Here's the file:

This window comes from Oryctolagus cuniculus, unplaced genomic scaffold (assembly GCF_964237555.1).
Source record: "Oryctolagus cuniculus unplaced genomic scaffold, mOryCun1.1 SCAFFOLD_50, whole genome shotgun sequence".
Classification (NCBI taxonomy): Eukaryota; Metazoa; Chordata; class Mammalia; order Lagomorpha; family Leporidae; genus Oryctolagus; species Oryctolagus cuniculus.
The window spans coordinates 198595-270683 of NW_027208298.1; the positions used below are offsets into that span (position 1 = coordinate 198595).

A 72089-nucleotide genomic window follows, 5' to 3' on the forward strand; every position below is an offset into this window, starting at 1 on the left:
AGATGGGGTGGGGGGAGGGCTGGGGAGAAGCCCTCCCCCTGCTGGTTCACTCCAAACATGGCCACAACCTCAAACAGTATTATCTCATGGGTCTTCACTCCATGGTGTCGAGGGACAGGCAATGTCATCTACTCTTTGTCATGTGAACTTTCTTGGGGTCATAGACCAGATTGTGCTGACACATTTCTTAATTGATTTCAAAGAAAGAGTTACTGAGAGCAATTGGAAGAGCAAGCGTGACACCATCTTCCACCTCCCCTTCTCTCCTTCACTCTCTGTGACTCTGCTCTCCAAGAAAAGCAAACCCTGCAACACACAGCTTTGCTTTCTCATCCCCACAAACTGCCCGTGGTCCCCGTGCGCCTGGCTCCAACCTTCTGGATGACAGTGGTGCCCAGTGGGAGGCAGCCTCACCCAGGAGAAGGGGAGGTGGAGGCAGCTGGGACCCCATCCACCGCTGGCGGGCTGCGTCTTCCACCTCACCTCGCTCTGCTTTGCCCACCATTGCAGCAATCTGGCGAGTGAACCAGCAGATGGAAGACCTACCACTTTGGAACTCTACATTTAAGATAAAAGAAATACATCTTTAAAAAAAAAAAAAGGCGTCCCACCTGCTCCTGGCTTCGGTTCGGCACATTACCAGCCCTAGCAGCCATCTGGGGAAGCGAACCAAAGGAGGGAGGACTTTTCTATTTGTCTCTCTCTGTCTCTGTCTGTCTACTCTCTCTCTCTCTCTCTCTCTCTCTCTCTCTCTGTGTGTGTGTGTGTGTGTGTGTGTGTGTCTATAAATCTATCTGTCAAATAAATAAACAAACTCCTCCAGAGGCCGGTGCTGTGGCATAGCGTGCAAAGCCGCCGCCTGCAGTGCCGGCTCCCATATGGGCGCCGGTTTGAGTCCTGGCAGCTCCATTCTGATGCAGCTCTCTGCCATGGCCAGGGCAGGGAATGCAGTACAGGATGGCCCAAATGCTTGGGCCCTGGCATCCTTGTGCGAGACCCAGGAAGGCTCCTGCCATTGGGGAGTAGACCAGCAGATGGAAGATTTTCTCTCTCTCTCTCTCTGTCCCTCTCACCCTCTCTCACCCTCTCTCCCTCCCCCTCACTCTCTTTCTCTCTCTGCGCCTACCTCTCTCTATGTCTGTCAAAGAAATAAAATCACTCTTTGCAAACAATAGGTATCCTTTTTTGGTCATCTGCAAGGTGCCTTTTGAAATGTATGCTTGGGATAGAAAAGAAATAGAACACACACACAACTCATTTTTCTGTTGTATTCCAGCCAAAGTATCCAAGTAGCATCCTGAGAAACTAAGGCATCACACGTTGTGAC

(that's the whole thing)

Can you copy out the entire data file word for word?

This window comes from Oryctolagus cuniculus, unplaced genomic scaffold (assembly GCF_964237555.1).
Source record: "Oryctolagus cuniculus unplaced genomic scaffold, mOryCun1.1 SCAFFOLD_50, whole genome shotgun sequence".
Classification (NCBI taxonomy): Eukaryota; Metazoa; Chordata; class Mammalia; order Lagomorpha; family Leporidae; genus Oryctolagus; species Oryctolagus cuniculus.
The window spans coordinates 198595-270683 of NW_027208298.1; the positions used below are offsets into that span (position 1 = coordinate 198595).

A 72089-nucleotide genomic window follows, 5' to 3' on the forward strand; every position below is an offset into this window, starting at 1 on the left:
AGATGGGGTGGGGGGAGGGCTGGGGAGAAGCCCTCCCCCTGCTGGTTCACTCCAAACATGGCCACAACCTCAAACAGTATTATCTCATGGGTCTTCACTCCATGGTGTCGAGGGACAGGCAATGTCATCTACTCTTTGTCATGTGAACTTTCTTGGGGTCATAGACCAGATTGTGCTGACACATTTCTTAATTGATTTCAAAGAAAGAGTTACTGAGAGCAATTGGAAGAGCAAGCGTGACACCATCTTCCACCTCCCCTTCTCTCCTTCACTCTCTGTGACTCTGCTCTCCAAGAAAAGCAAACCCTGCAACACACAGCTTTGCTTTCTCATCCCCACAAACTGCCCGTGGTCCCCGTGCGCCTGGCTCCAACCTTCTGGATGACAGTGGTGCCCAGTGGGAGGCAGCCTCACCCAGGAGAAGGGGAGGTGGAGGCAGCTGGGACCCCATCCACCGCTGGCGGGCTGCGTCTTCCACCTCACCTCGCTCTGCTTTGCCCACCATTGCAGCAATCTGGCGAGTGAACCAGCAGATGGAAGACCTACCACTTTGGAACTCTACATTTAAGATAAAAGAAATACATCTTTAAAAAAAAAAAAAGGCGTCCCACCTGCTCCTGGCTTCGGTTCGGCACATTACCAGCCCTAGCAGCCATCTGGGGAAGCGAACCAAAGGAGGGAGGACTTTTCTATTTGTCTCTCTCTGTCTCTGTCTGTCTACTCTCTCTCTCTCTCTCTCTCTCTCTCTCTCTCTGTGTGTGTGTGTGTGTGTGTGTGTGTGTCTATAAATCTATCTGTCAAATAAATAAACAAACTCCTCCAGAGGCCGGTGCTGTGGCATAGCGTGCAAAGCCGCCGCCTGCAGTGCCGGCTCCCATATGGGCGCCGGTTTGAGTCCTGGCAGCTCCATTCTGATGCAGCTCTCTGCCATGGCCAGGGCAGGGAATGCAGTACAGGATGGCCCAAATGCTTGGGCCCTGGCATCCTTGTGCGAGACCCAGGAAGGCTCCTGCCATTGGGGAGTAGACCAGCAGATGGAAGATTTTCTCTCTCTCTCTCTCTGTCCCTCTCACCCTCTCTCACCCTCTCTCCCTCCCCCTCACTCTCTTTCTCTCTCTGCGCCTACCTCTCTCTATGTCTGTCAAAGAAATAAAATCACTCTTTGCAAACAATAGGTATCCTTTTTTGGTCATCTGCAAGGTGCCTTTTGAAATGTATGCTTGGGATAGAAAAGAAATAGAACACACACACAACTCATTTTTCTGTTGTATTCCAGCCAAAGTATCCAAGTAGCATCCTGAGAAACTAAGGCATCACACGTTGTGAC